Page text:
the flotilla of boats and barges that surrounded it. Other avian delights include the usual common gulls, Cormorant, Mallard and Feral Pigeons along the shoreline. Waders and Common Terns can be often located downriver. I have watched prospecting Oystercatchers from the shoreline of Greenwich Peninsula Ecology Park, a promising small local nature reserve next to a housing estate. The urban birding scene within London is perhaps the most developed in the world, and upwards of 400 species have been discovered within its boundaries. WH Hudson would certainly be proud, but also saddened at the demise of London’s other emblematic species, the House Sparrow. There are now just a handful of places in Central London where its cheeky chirps can still be heard. Keep exploring those hidden corners, not only to find more sparrows, but also to discover tomorrow’s new urban birding hotspots.
The Square Mile is also the location for Tower 42. Standing at 600ft over London’s busy streets, it is now dwarfed by other far higher, and more modern skyscrapers, like The Shard and the Leadenhall Building. Nonetheless, it is the headquarters of the Tower 42 Bird Study Group, which spends many hours during the spring and autumn scanning the skies for drifting migrant raptors. Tower 42 has a flat roof offering a magnificent 360° panorama of London. Over the years the Study Group has recorded regular Buzzards, occasional Sparrowhawk and more rarely, Kestrel, Hobby, Red Kite, both Hen and Marsh Harriers and remarkably, two Honey Buzzards. One thing that you are guaranteed to see on every visit is a Peregrine. From the roof you can observe up to six territories of this remarkable raptor. It is quite amazing what you will see if you take the time to look up. Further east, close to the border with Essex and sidled next to the Thames, lies another concrete island, Canary Wharf. At first glance, it appears to be a sterile-looking business area, dominated by the towering pyramid-topped One Canada Square. But in the public green space directly below the tower, and nearby in lightly wooded Jubilee Park, next to Canary Wharf station, there are birds to be found, especially during migration periods. Incredible records emanate from here, ranging from regular Firecrest, Wheatear and common warblers like Chiffchaff to Wryneck, Grasshopper Warbler and even Blyth’s Reed Warbler – all apparently lured in overnight by the bright lights that sit on the crown of One Canada Square. This area has not been birded with much regularity over recent years, largely because the bright lights are now dimmer due to complaints regarding the resultant light pollution. One of the main features of London is the Thames, and it is always worth a scan even if you are enjoying a lunchtime drink on the crowded Southbank. On one such occasion, I watched an adult Shag, as it continuously dived, oblivious to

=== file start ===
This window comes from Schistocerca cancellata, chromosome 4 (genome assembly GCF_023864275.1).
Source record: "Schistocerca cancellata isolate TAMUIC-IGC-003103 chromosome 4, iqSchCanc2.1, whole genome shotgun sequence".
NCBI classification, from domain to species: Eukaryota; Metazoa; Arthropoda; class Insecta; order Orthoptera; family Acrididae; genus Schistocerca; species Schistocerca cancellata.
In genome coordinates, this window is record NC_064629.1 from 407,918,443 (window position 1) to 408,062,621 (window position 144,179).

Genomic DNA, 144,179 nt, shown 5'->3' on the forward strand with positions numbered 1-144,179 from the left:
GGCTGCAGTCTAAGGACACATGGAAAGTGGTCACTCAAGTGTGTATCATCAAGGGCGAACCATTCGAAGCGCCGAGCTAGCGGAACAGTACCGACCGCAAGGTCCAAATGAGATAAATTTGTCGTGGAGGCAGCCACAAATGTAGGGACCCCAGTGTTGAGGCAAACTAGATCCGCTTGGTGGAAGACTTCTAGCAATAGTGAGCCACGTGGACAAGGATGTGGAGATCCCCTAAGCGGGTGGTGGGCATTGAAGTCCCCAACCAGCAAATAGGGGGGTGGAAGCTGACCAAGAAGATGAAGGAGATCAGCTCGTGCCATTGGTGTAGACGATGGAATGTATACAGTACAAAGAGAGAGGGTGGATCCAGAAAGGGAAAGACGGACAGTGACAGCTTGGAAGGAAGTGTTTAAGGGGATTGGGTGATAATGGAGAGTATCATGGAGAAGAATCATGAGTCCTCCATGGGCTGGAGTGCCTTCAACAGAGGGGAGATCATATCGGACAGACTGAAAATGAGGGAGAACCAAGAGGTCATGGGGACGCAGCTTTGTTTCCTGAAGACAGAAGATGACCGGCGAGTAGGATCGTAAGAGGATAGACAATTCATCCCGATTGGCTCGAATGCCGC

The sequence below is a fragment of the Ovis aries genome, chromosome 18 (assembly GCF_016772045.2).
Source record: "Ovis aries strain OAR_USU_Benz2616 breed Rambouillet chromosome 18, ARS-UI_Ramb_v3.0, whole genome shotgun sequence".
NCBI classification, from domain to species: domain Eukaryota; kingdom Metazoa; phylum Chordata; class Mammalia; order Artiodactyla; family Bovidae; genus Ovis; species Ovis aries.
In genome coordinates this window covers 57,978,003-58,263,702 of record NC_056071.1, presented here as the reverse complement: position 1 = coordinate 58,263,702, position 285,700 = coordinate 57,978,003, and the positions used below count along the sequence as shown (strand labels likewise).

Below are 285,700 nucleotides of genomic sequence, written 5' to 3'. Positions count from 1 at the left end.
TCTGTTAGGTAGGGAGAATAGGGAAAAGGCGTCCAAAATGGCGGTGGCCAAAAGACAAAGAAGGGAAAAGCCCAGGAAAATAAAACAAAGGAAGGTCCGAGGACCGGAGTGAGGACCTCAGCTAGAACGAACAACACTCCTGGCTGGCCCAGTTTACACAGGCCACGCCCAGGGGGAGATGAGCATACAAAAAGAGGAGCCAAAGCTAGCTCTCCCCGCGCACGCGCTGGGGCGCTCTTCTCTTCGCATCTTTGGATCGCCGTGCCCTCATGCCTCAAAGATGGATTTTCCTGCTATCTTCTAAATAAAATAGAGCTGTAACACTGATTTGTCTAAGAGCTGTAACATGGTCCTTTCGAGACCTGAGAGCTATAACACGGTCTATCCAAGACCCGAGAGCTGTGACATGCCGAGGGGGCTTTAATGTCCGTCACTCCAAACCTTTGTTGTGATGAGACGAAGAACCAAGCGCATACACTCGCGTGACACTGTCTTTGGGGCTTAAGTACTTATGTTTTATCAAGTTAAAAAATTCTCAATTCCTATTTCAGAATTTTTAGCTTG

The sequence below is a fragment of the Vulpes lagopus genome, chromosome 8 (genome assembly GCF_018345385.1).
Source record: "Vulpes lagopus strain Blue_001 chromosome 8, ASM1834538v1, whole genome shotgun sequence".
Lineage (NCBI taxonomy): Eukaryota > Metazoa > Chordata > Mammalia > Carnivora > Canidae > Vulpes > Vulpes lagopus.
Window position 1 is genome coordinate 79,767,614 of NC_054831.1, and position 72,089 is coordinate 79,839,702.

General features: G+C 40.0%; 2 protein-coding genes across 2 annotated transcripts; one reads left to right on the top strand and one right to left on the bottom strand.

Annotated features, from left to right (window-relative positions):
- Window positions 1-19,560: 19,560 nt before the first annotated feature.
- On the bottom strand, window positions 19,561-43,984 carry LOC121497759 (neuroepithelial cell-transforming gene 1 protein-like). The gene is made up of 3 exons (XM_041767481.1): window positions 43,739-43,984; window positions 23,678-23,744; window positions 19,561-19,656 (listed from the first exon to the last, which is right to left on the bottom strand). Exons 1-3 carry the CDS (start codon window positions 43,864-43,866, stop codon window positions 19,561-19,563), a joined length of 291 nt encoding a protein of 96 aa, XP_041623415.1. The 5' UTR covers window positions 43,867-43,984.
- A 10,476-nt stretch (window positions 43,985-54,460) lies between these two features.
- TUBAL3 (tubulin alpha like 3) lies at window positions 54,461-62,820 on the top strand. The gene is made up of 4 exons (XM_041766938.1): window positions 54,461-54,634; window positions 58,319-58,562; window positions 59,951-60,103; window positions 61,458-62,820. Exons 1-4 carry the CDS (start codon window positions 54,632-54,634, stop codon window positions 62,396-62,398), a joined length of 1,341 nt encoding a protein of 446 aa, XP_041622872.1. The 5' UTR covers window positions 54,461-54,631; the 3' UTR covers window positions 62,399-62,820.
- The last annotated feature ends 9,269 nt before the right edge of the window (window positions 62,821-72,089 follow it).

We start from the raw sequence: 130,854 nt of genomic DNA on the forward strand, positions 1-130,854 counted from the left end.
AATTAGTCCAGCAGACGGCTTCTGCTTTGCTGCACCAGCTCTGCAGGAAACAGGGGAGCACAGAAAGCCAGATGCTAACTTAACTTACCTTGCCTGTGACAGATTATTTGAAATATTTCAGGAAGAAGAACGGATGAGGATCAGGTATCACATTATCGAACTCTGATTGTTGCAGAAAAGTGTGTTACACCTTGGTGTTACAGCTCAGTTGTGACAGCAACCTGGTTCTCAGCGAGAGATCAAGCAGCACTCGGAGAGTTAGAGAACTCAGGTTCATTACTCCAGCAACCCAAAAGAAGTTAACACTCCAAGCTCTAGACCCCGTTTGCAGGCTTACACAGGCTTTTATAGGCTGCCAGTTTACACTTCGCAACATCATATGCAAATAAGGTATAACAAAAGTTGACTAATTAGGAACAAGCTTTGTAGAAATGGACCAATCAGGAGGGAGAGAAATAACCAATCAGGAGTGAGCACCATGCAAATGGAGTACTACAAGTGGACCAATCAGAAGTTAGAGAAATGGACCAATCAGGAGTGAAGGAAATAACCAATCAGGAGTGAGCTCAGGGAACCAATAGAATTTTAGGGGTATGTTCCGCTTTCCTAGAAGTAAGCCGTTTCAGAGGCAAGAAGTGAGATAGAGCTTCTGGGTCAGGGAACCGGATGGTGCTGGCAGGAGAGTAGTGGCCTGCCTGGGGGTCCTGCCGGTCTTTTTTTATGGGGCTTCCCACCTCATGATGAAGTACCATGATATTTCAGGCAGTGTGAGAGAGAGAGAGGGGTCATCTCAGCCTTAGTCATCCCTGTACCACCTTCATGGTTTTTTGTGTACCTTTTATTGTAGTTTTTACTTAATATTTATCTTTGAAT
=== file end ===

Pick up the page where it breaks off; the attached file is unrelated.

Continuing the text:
DAVID SAYS Make it your mission to discover new places for birding in urban areas. Report urban crimes against wildlife whenever you come across it.
MO RE I N F O DL: Thanks to Mathew Frith at the London Wildlife Trust; wildlondon.org.uk and Tower 42; tower42.com Reference guides: Collins Bird Guide – Lars Svensson, Killian Mullarney & Dan Zetterström London Bird Club; lnhs. org.uk/ornithology1.htm London Bird Sightings; londonbirders.wikia.com/ wiki/LatestNews Tower 42 Bird Study Group firstname.lastname@example.org